Blog String Theory, Selling Ideas, and Financial Intangibles
December 6, 2016
This article is designed to help you and your team to sell ideas and intangibles. You won't find any of the traditional sales advice. You don't need it here.
If you manage an organization, do you sell something that is intangible? If you sell ideas to your own team or to your community, these two real examples are for you.
Lets start with a difficult sales job, selling financial products, truly intangible merchandise. Many of my clients sell products and services to do this. If you do this discussion may resonate for you. If you don't sell financial products then please use this article to craft a better approach to help you and your firm sell intangibles and ideas.
And as a senior leader, you get to present and sell intangibles. Selling ideas is not just about the sales team, it's what we do to grow a business. We sell ideas every day to move our businesses to a better place for today and tomorrow. I'll focus on sales examples here, but this really is about how you can increase the acceptance of ideas in your business.
Andrew took me to lunch to ask how he can do a better job selling to individuals and financial advisors. An executive for American Bank (these names are changed) he told me that he had a hard time getting client buy-in while he was using the material the Bank gave him as sales tools.
Marketing has provided a great set of tools for Andrew and his team. They're clear, comprehensive, and do a great job of protecting the bank while talking about what the bank could do. That may be what you want from a bank marketing team but it doesn't work for the sales team. The bank's story just is not compelling to enough clients.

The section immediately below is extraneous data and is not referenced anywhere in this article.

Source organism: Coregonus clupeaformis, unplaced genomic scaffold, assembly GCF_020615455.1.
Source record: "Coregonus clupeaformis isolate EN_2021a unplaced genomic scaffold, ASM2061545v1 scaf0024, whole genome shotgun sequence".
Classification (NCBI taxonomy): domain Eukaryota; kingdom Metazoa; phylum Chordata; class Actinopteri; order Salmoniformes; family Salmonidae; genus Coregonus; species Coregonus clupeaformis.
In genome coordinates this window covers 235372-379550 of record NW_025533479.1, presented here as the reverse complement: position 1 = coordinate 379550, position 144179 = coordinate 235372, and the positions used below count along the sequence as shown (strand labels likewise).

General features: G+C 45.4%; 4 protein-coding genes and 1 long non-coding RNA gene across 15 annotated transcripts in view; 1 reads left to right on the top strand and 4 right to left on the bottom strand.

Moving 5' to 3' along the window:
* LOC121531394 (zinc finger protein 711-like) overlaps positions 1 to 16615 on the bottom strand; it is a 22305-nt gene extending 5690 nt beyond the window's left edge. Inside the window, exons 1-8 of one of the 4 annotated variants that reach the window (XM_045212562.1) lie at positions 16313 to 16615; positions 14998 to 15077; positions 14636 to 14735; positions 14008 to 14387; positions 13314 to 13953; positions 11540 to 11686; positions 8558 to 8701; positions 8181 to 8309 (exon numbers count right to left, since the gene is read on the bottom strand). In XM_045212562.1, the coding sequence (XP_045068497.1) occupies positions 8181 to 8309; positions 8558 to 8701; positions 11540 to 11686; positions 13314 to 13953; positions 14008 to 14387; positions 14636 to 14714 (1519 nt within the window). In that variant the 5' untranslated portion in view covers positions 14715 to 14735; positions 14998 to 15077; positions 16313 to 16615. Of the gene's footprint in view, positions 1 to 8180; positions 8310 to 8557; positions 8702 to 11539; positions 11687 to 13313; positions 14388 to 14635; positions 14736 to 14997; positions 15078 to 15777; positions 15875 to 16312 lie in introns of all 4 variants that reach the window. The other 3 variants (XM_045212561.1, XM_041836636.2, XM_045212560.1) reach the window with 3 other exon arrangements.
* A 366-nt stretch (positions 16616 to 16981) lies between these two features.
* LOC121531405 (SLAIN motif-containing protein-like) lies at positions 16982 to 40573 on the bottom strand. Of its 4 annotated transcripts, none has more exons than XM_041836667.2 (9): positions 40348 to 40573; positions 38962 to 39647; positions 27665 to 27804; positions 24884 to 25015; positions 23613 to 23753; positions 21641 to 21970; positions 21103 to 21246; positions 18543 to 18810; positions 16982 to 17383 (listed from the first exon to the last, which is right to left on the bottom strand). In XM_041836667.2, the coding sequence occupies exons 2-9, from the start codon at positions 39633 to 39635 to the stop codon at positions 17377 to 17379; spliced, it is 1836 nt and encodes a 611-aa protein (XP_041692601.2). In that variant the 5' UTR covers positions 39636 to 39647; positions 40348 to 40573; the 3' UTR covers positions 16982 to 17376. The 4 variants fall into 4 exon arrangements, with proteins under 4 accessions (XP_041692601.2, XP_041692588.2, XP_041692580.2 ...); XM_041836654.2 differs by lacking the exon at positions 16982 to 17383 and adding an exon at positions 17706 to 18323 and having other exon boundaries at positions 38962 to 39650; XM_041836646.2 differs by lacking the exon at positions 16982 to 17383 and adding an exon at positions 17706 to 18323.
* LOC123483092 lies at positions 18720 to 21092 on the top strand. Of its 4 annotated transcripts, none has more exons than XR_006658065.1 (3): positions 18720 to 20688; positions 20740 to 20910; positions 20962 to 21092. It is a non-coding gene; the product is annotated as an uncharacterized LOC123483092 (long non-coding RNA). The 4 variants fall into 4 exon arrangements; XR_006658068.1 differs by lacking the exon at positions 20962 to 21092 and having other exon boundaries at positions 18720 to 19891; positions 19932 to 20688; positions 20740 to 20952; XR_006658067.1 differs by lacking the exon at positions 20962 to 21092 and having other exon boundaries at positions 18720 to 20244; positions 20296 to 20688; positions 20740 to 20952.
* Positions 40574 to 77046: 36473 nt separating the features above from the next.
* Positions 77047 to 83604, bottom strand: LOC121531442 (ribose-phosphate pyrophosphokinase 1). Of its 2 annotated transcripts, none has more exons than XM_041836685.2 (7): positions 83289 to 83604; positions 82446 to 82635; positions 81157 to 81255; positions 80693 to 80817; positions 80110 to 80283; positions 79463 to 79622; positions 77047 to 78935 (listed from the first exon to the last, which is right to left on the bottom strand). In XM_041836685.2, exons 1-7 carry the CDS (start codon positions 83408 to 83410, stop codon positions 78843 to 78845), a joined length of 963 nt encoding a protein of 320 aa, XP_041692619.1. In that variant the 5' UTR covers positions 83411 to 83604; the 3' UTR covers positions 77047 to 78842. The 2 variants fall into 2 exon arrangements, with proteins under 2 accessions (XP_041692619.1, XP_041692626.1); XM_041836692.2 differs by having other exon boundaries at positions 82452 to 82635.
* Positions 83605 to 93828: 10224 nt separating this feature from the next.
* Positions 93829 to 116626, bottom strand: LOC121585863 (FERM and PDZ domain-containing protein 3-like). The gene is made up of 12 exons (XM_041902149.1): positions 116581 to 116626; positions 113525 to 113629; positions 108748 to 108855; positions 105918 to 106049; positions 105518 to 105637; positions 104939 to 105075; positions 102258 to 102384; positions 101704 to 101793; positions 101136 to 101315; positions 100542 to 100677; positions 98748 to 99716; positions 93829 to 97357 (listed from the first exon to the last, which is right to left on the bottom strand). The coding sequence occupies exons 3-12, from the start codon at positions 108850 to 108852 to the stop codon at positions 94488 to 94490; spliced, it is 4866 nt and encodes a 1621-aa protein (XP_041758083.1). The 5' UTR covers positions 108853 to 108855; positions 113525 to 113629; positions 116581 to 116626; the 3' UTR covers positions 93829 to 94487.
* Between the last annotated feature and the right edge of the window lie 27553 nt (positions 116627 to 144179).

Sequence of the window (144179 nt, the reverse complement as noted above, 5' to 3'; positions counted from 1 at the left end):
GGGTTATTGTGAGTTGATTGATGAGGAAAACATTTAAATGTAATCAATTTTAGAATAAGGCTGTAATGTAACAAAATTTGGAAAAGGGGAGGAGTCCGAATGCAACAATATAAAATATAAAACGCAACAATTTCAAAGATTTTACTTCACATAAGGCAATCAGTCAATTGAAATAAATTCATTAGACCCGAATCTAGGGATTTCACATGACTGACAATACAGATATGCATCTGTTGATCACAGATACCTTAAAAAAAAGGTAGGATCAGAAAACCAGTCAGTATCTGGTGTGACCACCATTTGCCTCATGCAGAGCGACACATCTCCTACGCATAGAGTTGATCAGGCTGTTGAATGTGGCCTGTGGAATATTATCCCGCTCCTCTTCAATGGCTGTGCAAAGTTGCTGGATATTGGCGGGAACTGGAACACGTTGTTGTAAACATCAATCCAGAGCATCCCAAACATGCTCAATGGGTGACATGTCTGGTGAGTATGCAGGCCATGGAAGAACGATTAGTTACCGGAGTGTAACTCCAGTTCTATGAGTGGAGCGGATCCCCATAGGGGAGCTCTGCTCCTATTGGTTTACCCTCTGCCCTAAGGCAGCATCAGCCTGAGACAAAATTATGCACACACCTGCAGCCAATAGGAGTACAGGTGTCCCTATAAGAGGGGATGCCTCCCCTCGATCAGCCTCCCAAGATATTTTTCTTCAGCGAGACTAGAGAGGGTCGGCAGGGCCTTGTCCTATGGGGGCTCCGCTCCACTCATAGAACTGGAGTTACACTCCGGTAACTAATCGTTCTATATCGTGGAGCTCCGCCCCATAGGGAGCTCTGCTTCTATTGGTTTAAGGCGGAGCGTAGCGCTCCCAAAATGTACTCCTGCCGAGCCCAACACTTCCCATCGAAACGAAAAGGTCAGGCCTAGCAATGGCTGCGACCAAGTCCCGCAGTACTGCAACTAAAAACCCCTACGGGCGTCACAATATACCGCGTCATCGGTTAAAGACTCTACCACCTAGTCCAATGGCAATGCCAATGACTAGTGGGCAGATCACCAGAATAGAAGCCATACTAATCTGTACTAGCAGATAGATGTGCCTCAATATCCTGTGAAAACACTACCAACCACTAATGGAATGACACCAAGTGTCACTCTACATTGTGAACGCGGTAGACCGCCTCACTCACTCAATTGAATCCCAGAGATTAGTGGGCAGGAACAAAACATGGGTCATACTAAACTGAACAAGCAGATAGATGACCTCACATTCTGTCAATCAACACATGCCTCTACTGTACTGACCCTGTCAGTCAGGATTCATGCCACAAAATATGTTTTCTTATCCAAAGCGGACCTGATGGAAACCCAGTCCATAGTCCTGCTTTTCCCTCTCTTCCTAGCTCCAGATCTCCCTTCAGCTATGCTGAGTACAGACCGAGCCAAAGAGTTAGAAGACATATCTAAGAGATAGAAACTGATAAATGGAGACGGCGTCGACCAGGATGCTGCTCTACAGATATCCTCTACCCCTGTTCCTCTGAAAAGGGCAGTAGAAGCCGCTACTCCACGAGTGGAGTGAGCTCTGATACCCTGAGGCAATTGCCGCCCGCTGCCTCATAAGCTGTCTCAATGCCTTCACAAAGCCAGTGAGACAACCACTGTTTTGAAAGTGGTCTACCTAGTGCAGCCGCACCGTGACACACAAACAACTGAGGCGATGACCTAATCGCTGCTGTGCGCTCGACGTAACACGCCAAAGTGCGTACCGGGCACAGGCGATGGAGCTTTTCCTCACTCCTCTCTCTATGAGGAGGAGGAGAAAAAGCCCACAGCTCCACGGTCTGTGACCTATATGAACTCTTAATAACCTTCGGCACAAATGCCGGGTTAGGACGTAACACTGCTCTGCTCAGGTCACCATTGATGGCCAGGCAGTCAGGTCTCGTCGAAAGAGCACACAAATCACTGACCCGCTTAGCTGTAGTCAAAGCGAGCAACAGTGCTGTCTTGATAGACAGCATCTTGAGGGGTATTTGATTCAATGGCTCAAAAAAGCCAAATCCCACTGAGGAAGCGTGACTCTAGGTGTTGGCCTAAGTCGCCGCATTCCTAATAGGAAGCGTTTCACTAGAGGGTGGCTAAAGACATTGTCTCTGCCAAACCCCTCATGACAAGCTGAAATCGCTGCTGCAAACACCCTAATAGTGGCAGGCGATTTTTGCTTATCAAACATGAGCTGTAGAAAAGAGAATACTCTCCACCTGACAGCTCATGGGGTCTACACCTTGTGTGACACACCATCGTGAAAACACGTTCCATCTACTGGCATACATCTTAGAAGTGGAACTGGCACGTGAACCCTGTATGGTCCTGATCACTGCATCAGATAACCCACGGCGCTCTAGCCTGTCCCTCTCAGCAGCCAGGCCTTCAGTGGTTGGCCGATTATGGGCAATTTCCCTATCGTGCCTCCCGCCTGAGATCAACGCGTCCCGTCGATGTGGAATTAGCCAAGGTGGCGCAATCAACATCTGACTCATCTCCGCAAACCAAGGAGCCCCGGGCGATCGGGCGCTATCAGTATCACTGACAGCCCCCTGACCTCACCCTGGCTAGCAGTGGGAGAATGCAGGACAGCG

This is sort of like showing picture after picture of your grand kids to a stranger and hoping that you get a sale. No matter how excited you might feel, the other person politely turns you off. Andrew and the sales team are looking for ways to present the materials so that clients and advisors lean forward and listen.
Average job tenure in this role at the bank is short. Most people fail at this task and leave. Andrew wants to succeed. Trying harder with that material doesn't seem to help him succeed.
In some ways, Loring Ward (LW, and this is the firm's name) has a more difficult sale. Instead of working with a captured audience of advisors employed by their own firm, LW's customer set is independent financial advisors. While American Bank's target advisors are employed by the bank, the prospects on LW's list all work for themselves. Since they have access to a wider array of suppliers. LW has to earn the right to pitch products to these financial experts.
Both sales teams face the same challenges. However, Loring Ward's sales people typically succeed. And the tenure at LW is considerably longer.
Clearly, Loring Ward's positioning of ideas is different from American Bank's. The core value proposal does not change, but the way each company approaches clients results in a lot more success for LW. This is despite the fact that LW has a more difficult task.
String Theory Applied to Your Business
This version of String Theory is based on how to make better decisions in less time. The basic idea is simple enough - there are two ways to open a bag of seed or grain when it is sewn shut with a string.
You can pull at the string from either end of the closure. One end of the string is difficult to yank and it gets more so as you jerk harder. More effort equals less success.